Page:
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Technical Features of the

29th March 1932, Page 62
29th March 1932
Page 62
Page 63
Page 62, 29th March 1932 — Technical Features of the
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Our Expert Describes the Construction of the Bottom Framework of a Passenger Vehicle and Explains How Certain Difficulties May be Overcome

THE bottom framework of a body supports the floor and its load, and provides a means for securing the feet of the various pillars at the sides and ends. The side rails and cross.members of the chassis also form a foundation for the body, consequently the design of the chassis influences that of the wood framework immediately above it.

As the body is about twice the width of the chassis, the overhanging portion on each side is supported by cross-bearers, unless the chassis has outrigger brackets.

If the feet of the body pillars, or the corner brackets attached to them, be bolted to the outriggers, then the wood cross-bearers are of lighter substance than is the ease when there are no outriggers—in fact, it is possible to eliminate the cross-bearers.

But transverse members independent of the chassis have advantages, because they are used to secure longitudinaIs. The longitudinals simplify the attachment of the inner faces of the wheelarches, they provide a fixing for trap-door framework and often they are utilized to hold the legs of the seats on each side of the centre gangway.

B•14 If there be no bottom framework, the floor must be thick enough, or must be battened, for the attachment of these items. The conventional bottom framework also has the advantage that it simplifies the dismounting of the body and its support on a body horse. The cross-bearers are set out at the side-pillar positions so that the corner brackets or gusset plates may be attached to them. If a crossbar extending for the full width of the body prevents access to any part of the chassis requiring periodical attention, short bars are placed between the outside of the body and the longitudinals above the chassis. A centre bar is framed-in as closely as possible to these two outer bars and the whole is reinforced with corner plates.

The bottom side is the outer lengthwise member of the frame at the floor level. Formerly, the hot tom side held the feet of the pillars, but now that the standards are extended below the top of the

chassis another rail is lapped in below for this purpose.

The bottom side forms a bearing for the outside panels and supports the edge of the floor, unless there be a special floor fillet. It is interrupted at all wheel-arch and entrance positions, but it is continued below a rear emergency exit when the door opens at the floor When the bus or coach has the conventional variety of steering, the bottom side curves inwards towards the dash in order to conform with the shape of the scuttle panelling.

The floorboards may be laid lengthwise if the transverse members of the bottom frame be closely spaced. The usual practice, however, is to place the boards crosswise. Then each board has a bearing on tile two bottom sides and on a pair of Iongitudinals having centres about 2 ft. 1 in. apart.

The outrigger brackets form a continuation of the top surface of the chassis. If the bracket he cranked downwards so as to resemble a step stay, the bottom side may be stood up edgewise on the outer end of these cranked brackets and thus form a bearing for the ends of the cross-members.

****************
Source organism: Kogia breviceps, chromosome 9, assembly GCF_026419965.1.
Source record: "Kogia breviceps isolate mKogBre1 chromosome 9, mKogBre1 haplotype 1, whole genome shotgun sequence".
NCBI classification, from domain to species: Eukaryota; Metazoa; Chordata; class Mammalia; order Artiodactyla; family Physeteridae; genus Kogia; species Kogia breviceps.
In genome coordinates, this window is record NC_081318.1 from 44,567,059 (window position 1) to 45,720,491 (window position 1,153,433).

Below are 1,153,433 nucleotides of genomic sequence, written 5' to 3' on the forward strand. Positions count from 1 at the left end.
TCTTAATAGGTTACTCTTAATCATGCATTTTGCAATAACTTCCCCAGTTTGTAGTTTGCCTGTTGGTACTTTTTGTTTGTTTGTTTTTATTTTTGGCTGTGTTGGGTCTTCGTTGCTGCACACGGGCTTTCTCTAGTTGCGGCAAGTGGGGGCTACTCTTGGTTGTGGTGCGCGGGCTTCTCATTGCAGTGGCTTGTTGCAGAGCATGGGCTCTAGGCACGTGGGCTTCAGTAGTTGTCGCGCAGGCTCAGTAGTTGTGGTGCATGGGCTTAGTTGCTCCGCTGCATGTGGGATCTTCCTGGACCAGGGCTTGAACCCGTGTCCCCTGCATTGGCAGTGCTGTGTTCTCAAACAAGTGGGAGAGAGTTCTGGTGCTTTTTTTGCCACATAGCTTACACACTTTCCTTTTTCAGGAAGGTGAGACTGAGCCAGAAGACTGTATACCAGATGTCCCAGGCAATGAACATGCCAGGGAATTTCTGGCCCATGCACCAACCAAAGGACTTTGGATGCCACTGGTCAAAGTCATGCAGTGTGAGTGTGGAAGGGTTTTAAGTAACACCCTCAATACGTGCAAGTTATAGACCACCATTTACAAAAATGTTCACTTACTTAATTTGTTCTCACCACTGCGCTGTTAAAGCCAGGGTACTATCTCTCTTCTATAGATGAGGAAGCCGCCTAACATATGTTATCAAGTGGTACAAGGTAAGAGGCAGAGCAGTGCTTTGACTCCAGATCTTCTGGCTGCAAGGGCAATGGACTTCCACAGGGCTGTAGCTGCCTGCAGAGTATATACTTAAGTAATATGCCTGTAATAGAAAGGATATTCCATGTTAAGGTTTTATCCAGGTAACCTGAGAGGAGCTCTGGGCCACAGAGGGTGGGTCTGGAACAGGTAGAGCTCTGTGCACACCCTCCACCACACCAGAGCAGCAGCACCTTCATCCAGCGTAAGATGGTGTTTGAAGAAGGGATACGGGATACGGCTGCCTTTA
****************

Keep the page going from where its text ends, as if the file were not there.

With an outrigger bracket having a 6-in, crank, the bottom side has the same depth and is about thick. It thus acts as a useful wood girder. Moreover, this girder may be used as a fixing for the feet of the pillars and there will be space for a pair of bolts to secure each pillar.

Although the floor is usually placed as close as possible to the

chassis by using cross-bearers of minimum thickness or by eliminating them, there are occasions when it is an advantage to raise a portion of it.

A wheel-arch may project 1 ft. 2 ins, above the floor, inwhich case it is too high for a crosswise seat to be placed above it. But if the floor under the seats be raised 7 ins., 'The wheel-arch obstruction is reduced sufficiently to allow cross-wise seats to be adopted throughout. The centre aisle is at the normal level and a step has to be negotiated in order to enter the cross-gangway.

This style of floor should be designed in conjunction with a headroom an inch or two in excess of the minimum of 5 ft. 10 ins, stipulated under the regulations, in order to give required ease of ingress and egress for passengers.

With a minimum height of floor there may be insufficient clearance above the differential casing. 'A compromise is sometimes made by leaving a circular space in the floor and covering it with a dome-shaped plate. In this way one gains not only the thickness of the floor but the height of the dome above it. Care must be taken not to give to the dome too small a radius or it may prove dangerous, in that passengers too easily stumble over it.

A better plan is for the transmission to be offset, so that any cover plate required may be placed on the near side and concealed as much as possible-under the longitudinal seat.

The bottom framework of a double-decker is similar to that of a single-decker from the front bulkhead to the pillar immediately behind the wheel-arch, but beyond the rear bulkhead the side members of the chassis are cranked downwards to receive the platform.

Sometimes these tail ends are splayed outwards towards the rear, in order to reduce the side overhang of the platform, where heavy strains are often encountered. The extra width of the chassis at the rear may also be utilized to accommodate the spare wheel.


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